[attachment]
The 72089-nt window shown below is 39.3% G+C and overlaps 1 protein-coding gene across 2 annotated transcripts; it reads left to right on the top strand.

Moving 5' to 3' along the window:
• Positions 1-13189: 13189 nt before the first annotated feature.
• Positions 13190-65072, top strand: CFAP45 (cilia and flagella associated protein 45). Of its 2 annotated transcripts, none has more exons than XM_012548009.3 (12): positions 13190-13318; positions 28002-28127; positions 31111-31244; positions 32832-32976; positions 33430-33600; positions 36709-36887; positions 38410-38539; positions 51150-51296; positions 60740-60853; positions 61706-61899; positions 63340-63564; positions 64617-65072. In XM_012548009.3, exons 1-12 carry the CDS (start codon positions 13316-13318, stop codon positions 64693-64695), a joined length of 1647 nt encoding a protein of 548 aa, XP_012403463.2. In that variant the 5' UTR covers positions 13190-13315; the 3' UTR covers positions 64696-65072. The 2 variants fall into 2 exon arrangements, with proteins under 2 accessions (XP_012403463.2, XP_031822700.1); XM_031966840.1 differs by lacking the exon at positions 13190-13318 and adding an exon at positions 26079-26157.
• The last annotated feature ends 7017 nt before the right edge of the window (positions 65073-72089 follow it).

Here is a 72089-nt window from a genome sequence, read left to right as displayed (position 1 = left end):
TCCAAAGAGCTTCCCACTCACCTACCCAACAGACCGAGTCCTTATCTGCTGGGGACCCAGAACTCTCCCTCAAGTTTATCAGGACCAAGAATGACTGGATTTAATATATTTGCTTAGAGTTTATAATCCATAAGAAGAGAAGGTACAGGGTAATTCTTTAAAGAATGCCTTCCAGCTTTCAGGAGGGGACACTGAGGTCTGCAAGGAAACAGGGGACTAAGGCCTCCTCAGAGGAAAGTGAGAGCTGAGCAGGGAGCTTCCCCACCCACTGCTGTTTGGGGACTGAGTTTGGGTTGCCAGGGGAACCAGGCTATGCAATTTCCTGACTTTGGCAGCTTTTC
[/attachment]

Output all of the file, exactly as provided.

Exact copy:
The 72089-nt window shown below is 39.3% G+C and overlaps 1 protein-coding gene across 2 annotated transcripts; it reads left to right on the top strand.

Moving 5' to 3' along the window:
• Positions 1-13189: 13189 nt before the first annotated feature.
• Positions 13190-65072, top strand: CFAP45 (cilia and flagella associated protein 45). Of its 2 annotated transcripts, none has more exons than XM_012548009.3 (12): positions 13190-13318; positions 28002-28127; positions 31111-31244; positions 32832-32976; positions 33430-33600; positions 36709-36887; positions 38410-38539; positions 51150-51296; positions 60740-60853; positions 61706-61899; positions 63340-63564; positions 64617-65072. In XM_012548009.3, exons 1-12 carry the CDS (start codon positions 13316-13318, stop codon positions 64693-64695), a joined length of 1647 nt encoding a protein of 548 aa, XP_012403463.2. In that variant the 5' UTR covers positions 13190-13315; the 3' UTR covers positions 64696-65072. The 2 variants fall into 2 exon arrangements, with proteins under 2 accessions (XP_012403463.2, XP_031822700.1); XM_031966840.1 differs by lacking the exon at positions 13190-13318 and adding an exon at positions 26079-26157.
• The last annotated feature ends 7017 nt before the right edge of the window (positions 65073-72089 follow it).

Here is a 72089-nt window from a genome sequence, read left to right as displayed (position 1 = left end):
TCCAAAGAGCTTCCCACTCACCTACCCAACAGACCGAGTCCTTATCTGCTGGGGACCCAGAACTCTCCCTCAAGTTTATCAGGACCAAGAATGACTGGATTTAATATATTTGCTTAGAGTTTATAATCCATAAGAAGAGAAGGTACAGGGTAATTCTTTAAAGAATGCCTTCCAGCTTTCAGGAGGGGACACTGAGGTCTGCAAGGAAACAGGGGACTAAGGCCTCCTCAGAGGAAAGTGAGAGCTGAGCAGGGAGCTTCCCCACCCACTGCTGTTTGGGGACTGAGTTTGGGTTGCCAGGGGAACCAGGCTATGCAATTTCCTGACTTTGGCAGCTTTTC